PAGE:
The sight was still a jarring one for Matt Anderson as he stared Thursday at the 100-foot-tall tree that had crashed through the roof and second floor of his family’s Rock Hill home the night before.
“I didn’t even come out here to look and see what this was until well after the fire department was here,” he said. “Right now is really the first I’m looking at what there is. It’s still hard to process.”
Anderson wasn’t home when the tree fell, but his wife and children were in the kitchen. They were not injured.
“She called me on the phone, and I couldn’t understand what she was saying at first,” he said. “She’s still pretty shaken up.”
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No tornadoes were confirmed after Wednesday’s severe thunderstorm, according to Lauren Visin, a meteorologist with the National Weather Service in Greenville. The weather and damage were more consistent with a microburst – a small-scale sinking column of air within a thunderstorm.
“It’s not particularly uncommon during the summertime when you get these stronger storms coming through,” she said. Wednesday’s storm generated winds up to 60 mph and brought about 2 inches of rain to Rock Hill in a short amount of time.
“Lots of heavy precipitation will, all at once, fall out of the cloud. That will help accelerate the push of the storm,” Visin said. “Normally it’s very fast and very localized, maybe only a minute or two.”
Anderson was busy Thursday talking with builders and his insurance company. Once the tree is removed, they will evaluate the home’s foundation.
The American Red Cross is helping the Anderson family with temporary shelter, and their insurance company is expected to help them after that, Anderson said.
Power outages were widespread during and after Wednesday’s storm. About 5,600 customers were without power when the outages peaked in Rock Hill, said city spokeswoman Katie Quinn. A few hundred customers were still without power Thursday morning.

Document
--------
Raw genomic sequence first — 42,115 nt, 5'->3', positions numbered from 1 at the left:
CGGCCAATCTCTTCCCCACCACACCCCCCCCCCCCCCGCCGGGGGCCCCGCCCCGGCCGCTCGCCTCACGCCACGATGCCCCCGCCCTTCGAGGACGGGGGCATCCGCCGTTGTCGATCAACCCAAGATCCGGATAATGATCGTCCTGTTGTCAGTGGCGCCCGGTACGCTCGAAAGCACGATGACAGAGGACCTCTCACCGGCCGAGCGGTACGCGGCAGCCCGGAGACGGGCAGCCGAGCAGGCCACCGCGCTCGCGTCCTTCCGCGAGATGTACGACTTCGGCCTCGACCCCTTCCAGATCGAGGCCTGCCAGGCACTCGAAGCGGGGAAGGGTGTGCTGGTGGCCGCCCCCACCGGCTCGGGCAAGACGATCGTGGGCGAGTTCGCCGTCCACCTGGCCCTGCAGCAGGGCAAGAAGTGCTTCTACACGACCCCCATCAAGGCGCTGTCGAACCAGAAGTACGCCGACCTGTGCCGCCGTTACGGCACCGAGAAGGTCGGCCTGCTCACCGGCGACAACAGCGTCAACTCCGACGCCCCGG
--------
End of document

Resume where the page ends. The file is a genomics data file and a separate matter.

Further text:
York Electric Cooperative peaked at about 3,000 outages, said Marc Howie, vice president of community development. Most of those outages were in the India Hook and Tirzah areas, and all outages were restored by Thursday morning.
Duke Energy had thousands of outages reported in York, Chester and Lancaster counties. An exact number was not available. Only a few outages remained Thursday in York County.
Public Safety Communications received about 30 calls for service related to the storm, according to Ralph Merchant, operations manager. Most of the calls came from the Rock Hill and Newport areas.
Most of the calls were for down trees and power lines.
First responders rescued a boater who was stranded on Lake Wylie during the storm, Merchant said.
Laurel Creek appeared to be one of the hardest-hit areas in Rock Hill, with trees down on nearly every street and multiple homes sustaining minor damage.
“It would get really strong and then it would die off a little bit, and dadgum, it’d get strong again,” John Hipp said while clearing his Landfall Drive driveway with a leaf blower. “I hadn’t seen wind like that since (Hurricane) Hugo. We were in Charlotte when Hugo came along.”
Landscaping crews that had planned to come to the neighborhood for routine maintenance Thursday instead spent the day clearing storm debris, said Mike Hauss, president of the Blakeley Homeowners Association. The powerful winds in Wednesday’s storm bent a street sign in the area and ripped a stop sign from the same pole. The sign was later found several houses down the road.
Teddy Kulmala • 803-329-4082